Robin Dunbar, the evolutionary psychologist, is best known for his namesake “Dunbar’s number,” which he defines as the number of stable relationships people are able to maintain at once. (The proposed number is 150.) But in a new book earlier this year, he also explained that the Dunbar number really isn’t a single number. It should be a series of numbers. In fact, he explains that relationships turned out to be highly structured in the sense that people didn’t see or contact everybody in their social network equally. The network was very clumpy. The distribution of the data formed a series of layers, with each outer layer including everybody in the inner layer. Each layer is three times the size of the layer directly preceding it: 5; 15; 50; 150; 500; 1,500; 5,000. You can see a graphical depiction of the circles of friendship above.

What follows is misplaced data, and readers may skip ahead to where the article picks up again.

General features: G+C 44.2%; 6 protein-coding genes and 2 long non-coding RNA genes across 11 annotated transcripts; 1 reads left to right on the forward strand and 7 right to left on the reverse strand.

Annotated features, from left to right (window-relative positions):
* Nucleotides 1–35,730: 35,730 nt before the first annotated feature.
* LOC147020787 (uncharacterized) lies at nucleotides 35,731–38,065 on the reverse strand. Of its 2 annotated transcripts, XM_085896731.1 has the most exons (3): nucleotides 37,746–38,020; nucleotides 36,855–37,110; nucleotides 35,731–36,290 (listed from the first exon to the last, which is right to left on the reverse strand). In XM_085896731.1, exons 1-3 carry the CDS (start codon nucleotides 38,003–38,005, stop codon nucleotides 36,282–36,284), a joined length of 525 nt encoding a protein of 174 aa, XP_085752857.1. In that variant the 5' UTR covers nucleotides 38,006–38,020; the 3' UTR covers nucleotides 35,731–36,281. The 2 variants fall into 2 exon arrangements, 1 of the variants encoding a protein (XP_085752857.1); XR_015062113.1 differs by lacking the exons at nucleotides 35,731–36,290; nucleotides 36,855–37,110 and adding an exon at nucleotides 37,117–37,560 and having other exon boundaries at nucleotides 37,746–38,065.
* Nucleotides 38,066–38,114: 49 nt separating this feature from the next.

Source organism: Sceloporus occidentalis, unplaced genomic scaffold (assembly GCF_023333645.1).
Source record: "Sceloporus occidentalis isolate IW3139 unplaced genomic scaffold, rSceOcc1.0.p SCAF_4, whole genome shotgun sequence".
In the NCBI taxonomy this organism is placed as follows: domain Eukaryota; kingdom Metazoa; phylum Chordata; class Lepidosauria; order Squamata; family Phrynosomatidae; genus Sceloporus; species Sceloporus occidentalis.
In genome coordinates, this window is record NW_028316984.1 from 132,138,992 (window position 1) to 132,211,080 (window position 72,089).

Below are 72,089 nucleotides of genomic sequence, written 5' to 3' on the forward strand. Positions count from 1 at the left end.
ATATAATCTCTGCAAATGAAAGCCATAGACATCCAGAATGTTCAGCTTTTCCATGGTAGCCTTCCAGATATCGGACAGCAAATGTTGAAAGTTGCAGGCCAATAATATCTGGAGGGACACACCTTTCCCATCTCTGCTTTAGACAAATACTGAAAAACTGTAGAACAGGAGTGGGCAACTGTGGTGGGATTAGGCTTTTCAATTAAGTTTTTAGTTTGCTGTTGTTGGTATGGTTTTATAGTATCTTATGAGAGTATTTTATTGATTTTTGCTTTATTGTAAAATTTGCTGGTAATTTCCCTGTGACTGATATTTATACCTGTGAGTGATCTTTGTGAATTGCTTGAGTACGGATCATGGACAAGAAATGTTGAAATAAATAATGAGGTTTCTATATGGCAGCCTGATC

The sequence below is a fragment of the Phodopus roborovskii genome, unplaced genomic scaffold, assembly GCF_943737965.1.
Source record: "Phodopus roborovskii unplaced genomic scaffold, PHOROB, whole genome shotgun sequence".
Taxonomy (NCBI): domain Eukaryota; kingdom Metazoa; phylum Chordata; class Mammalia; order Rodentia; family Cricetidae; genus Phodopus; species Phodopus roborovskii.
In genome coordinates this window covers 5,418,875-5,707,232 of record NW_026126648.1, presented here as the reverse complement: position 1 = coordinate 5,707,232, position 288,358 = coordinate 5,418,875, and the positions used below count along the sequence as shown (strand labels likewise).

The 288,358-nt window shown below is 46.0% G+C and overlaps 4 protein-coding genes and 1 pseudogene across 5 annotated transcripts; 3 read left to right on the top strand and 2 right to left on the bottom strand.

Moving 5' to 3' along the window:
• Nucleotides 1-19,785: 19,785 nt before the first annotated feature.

As I write this piece, it is the day before Thanksgiving and I am thinking that it makes sense to keep with the theme of gratitude and all I am thankful for. And since I am writing this piece for MenLiving, I want to share with you how grateful I am for the men I have met in the spaces that are created here. The growth of my “friendship circle” has been exponential and my life is richer for the men on this list. Today, I give thanks for:
Mike Rosen (and Kelly!)
And the many other men I have connected with and the many more to come.